Living in the Amazonian forest

Living in the Amazonian forest

The Berbice River was one boundary of Kwakwani to which it clung in fright from the forest which loomed behind it, threatening to engulf it in an unwary moment. The mines were the reason Kwakwani was created and the reason it existed. Kwakwani was owned by the mining company, Guyana Mining Enterprise, Kwakwani Operations. The Administrative Manager of Kwakwani Operations was the defacto ‘Mayor’ of Kwakwani. He was not only responsible for the company’s operations but also for the welfare of the people of the town. The hospital was owned by the company, which employed the doctor and staff. The company ran the only store, which was called the Commissary. This store stocked all basic essentials which, given the resource starved economy, did not amount to much. The store stocked Dishikis and shirts, cutlasses, axes, pickaxes, crowbars, hardware and plumbing items, food – mainly staples and some meats in the freezer section and of course, a very well stocked liquor store. Guyanese can drink. Man! Can they drink!! The most popular drink is rum; Demarara Rum, drunk neat or with Coke. A black drink that looks like lube oil. Guyanese eat large quantities of meat and drink large quantities of rum and they are among the most friendly and jolly people in the world.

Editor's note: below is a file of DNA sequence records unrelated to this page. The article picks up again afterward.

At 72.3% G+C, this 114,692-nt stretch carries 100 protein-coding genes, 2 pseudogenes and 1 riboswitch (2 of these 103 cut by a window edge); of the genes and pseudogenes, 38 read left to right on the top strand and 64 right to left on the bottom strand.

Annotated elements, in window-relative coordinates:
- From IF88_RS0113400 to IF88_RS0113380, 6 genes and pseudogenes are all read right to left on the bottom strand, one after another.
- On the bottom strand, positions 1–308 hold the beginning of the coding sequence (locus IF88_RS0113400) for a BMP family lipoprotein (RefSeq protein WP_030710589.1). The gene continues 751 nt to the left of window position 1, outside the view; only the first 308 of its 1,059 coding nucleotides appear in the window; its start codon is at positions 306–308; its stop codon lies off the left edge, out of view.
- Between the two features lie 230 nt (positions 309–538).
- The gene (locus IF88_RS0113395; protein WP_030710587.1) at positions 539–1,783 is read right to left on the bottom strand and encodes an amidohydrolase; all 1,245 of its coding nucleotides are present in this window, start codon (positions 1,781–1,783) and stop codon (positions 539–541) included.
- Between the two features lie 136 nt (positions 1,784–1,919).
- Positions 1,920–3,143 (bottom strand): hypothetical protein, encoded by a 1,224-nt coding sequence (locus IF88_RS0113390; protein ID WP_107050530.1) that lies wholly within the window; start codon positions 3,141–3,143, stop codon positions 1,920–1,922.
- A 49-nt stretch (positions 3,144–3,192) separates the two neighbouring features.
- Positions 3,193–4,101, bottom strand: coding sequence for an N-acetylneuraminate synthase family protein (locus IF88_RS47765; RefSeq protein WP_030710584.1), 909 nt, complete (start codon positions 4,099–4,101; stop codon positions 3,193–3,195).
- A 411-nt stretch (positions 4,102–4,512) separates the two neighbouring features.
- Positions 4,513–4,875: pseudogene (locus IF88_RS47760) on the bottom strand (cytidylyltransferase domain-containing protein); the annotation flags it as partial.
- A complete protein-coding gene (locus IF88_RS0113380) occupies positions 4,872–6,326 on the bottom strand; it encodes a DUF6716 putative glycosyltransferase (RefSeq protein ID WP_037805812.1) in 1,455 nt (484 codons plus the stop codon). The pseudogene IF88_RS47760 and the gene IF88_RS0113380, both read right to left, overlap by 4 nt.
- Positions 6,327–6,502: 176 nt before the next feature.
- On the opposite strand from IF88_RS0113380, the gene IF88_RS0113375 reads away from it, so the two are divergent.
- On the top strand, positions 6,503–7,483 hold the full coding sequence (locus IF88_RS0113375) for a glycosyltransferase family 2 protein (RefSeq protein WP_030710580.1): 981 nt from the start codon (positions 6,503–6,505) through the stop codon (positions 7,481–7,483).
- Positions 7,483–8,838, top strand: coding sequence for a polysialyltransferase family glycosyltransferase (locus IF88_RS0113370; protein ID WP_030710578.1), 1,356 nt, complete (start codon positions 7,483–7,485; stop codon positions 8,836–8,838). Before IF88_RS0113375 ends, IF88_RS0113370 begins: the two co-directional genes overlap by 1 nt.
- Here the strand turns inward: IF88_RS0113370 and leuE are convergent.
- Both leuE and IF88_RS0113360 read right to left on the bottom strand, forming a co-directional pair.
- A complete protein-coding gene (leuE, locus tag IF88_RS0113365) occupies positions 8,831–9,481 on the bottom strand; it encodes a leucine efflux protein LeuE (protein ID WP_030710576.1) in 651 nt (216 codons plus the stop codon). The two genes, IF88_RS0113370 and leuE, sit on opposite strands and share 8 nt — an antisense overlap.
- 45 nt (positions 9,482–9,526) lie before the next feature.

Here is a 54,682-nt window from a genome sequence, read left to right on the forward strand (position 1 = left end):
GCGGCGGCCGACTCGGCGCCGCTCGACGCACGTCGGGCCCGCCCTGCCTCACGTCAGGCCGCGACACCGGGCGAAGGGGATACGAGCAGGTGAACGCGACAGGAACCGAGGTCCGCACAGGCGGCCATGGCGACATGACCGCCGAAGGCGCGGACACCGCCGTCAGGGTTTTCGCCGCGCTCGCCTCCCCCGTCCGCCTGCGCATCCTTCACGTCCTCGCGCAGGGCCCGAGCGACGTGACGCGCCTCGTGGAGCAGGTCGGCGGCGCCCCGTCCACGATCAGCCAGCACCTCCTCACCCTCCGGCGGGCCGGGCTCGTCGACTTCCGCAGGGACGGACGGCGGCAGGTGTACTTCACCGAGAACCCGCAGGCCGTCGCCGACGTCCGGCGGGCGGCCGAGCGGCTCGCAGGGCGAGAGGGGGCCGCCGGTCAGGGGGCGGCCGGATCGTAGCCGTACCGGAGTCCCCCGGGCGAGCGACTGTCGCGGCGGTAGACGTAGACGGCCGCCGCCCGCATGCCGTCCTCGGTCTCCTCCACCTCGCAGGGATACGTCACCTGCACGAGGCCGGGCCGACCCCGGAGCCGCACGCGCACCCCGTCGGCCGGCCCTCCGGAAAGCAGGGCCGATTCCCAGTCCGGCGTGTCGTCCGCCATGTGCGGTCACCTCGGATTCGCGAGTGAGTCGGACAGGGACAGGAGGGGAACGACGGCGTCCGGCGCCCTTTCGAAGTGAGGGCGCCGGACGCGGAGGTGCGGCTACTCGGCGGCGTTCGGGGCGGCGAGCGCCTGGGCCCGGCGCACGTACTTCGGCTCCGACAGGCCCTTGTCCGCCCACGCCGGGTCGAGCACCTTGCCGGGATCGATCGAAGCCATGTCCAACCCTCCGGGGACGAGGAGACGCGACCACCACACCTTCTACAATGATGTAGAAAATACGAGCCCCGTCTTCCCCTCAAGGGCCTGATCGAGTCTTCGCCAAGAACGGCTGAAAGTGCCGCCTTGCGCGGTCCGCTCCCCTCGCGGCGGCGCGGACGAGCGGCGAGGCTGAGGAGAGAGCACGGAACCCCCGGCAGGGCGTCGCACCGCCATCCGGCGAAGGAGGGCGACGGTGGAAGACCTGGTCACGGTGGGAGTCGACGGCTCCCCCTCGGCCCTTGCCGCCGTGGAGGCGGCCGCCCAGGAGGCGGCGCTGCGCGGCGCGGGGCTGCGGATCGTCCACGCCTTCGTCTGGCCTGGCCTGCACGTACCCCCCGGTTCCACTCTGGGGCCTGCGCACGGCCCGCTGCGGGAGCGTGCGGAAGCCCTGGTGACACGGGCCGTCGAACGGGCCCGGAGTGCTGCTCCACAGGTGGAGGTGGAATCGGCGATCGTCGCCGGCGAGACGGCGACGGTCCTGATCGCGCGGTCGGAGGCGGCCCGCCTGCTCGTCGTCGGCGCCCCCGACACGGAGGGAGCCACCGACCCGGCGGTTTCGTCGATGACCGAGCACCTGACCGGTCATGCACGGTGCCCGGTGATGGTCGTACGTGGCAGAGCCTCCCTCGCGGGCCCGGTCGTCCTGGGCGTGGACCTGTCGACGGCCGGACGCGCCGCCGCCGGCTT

The town was divided in two parts. Kwakwani Park, which had the workers quarters, some of which were barracks, some twin houses with two rooms each, and some individual homes in the Self-Help area. Most of the houses were built with wood, plenty and cheap in Guyana, on stilts with a short stairway of 6 or 7 stairs leading up to the front door. The stairway (called ‘Step’) was not only for going up to the house but more importantly for people to sit on and socialize. Once the work of the home was done, the women would come out onto their steps and carry on conversations with the neighbors sitting across the street on their step. In the evening once the men returned from work, they would carry their drink in their hand and sit on the step and talk about the day gone by. The Self-Help area was an area that the Government of Guyana and the company had promoted where people owned the houses they helped to build. That is why it was called Self-Help. This was a big departure from the usual norm in Kwakwani where all housing was company built and owned.